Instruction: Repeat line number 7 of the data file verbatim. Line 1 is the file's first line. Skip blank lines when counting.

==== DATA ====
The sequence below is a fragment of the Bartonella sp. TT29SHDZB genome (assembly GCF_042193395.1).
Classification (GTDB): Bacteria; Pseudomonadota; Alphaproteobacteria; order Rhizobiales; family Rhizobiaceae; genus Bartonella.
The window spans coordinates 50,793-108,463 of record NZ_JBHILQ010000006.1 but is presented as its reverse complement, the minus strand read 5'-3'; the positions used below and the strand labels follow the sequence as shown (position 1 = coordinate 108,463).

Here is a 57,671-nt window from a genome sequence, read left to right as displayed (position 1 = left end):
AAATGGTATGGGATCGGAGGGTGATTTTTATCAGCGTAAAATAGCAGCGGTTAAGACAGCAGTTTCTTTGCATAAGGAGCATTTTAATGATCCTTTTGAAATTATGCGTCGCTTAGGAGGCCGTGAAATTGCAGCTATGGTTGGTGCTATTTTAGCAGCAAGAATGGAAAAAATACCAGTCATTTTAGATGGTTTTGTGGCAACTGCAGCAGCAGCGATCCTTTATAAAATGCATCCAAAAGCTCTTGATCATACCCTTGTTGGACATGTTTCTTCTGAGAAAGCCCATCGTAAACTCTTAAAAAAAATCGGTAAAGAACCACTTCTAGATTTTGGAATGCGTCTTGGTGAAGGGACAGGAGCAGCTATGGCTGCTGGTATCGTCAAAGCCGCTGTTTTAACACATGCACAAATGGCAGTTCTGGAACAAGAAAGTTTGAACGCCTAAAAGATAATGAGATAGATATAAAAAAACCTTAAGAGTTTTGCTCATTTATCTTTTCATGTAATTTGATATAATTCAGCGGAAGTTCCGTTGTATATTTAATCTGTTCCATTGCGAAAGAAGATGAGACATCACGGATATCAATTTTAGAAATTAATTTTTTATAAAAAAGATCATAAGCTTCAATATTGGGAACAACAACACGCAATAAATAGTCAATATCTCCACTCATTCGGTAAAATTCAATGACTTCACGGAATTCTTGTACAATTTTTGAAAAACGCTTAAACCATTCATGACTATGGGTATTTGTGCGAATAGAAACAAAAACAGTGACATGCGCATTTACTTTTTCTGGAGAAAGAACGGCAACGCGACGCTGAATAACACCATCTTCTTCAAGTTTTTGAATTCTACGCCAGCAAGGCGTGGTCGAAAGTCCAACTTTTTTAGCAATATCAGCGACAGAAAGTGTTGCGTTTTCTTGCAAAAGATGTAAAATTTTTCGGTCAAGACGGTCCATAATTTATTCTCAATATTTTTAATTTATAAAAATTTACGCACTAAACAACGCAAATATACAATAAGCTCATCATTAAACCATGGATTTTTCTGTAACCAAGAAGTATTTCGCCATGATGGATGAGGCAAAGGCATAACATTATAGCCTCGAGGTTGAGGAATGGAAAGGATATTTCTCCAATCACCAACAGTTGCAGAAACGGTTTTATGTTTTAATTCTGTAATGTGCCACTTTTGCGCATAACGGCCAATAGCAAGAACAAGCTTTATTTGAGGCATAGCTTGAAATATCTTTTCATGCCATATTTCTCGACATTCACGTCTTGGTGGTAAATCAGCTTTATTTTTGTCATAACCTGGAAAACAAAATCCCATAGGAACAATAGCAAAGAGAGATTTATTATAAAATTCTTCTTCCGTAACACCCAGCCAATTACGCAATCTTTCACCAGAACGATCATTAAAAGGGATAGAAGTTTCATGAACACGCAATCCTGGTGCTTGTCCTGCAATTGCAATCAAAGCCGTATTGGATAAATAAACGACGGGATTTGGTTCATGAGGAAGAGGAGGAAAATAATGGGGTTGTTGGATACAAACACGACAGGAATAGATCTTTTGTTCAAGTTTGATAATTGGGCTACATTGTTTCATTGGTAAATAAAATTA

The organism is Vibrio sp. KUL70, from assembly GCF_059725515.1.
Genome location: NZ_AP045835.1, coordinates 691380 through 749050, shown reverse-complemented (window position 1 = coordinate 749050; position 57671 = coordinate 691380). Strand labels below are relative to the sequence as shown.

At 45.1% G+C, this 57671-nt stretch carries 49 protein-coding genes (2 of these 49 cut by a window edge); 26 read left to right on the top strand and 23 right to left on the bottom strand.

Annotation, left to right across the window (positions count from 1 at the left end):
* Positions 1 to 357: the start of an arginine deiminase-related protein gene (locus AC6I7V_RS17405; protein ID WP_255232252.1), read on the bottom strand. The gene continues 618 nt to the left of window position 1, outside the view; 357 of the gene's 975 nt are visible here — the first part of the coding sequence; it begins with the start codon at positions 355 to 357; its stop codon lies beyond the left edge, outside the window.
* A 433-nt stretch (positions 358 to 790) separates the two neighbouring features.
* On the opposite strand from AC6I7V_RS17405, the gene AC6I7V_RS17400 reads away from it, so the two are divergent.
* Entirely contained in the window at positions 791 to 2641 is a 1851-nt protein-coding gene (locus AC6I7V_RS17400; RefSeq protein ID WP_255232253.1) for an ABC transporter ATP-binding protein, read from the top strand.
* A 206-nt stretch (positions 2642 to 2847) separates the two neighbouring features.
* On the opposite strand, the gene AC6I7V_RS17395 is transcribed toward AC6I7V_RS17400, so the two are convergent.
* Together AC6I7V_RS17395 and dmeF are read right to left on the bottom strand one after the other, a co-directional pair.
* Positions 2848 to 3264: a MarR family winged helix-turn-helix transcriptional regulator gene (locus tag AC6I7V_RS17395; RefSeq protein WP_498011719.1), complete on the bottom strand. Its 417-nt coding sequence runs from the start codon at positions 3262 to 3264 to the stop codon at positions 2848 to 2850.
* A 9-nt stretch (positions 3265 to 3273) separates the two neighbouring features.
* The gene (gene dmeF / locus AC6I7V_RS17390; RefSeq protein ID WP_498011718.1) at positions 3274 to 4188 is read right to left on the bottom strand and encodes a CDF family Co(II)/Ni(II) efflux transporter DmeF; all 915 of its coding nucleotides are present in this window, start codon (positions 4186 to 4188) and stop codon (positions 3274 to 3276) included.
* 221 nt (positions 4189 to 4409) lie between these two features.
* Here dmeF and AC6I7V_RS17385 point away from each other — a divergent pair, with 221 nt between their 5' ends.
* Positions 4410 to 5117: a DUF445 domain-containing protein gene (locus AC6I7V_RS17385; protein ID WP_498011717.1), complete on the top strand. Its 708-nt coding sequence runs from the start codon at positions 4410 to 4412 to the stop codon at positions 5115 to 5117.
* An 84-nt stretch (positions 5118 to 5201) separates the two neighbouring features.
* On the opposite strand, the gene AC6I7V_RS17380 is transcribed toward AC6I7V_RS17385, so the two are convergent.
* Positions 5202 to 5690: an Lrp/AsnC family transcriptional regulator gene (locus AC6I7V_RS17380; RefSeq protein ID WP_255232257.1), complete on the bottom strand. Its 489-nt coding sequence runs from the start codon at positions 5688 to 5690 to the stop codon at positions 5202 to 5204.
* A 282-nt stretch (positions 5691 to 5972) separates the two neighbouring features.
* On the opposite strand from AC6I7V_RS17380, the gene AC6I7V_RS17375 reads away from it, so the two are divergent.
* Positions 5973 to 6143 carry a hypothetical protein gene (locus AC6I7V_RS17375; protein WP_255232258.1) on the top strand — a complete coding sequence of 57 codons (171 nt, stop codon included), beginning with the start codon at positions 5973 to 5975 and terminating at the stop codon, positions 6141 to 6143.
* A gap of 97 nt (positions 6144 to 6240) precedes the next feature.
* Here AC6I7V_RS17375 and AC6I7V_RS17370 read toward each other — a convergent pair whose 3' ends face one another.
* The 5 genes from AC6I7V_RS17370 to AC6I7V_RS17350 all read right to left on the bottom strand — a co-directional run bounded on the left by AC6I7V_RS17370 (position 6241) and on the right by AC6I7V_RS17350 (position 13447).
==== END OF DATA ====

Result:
Genome location: NZ_AP045835.1, coordinates 691380 through 749050, shown reverse-complemented (window position 1 = coordinate 749050; position 57671 = coordinate 691380). Strand labels below are relative to the sequence as shown.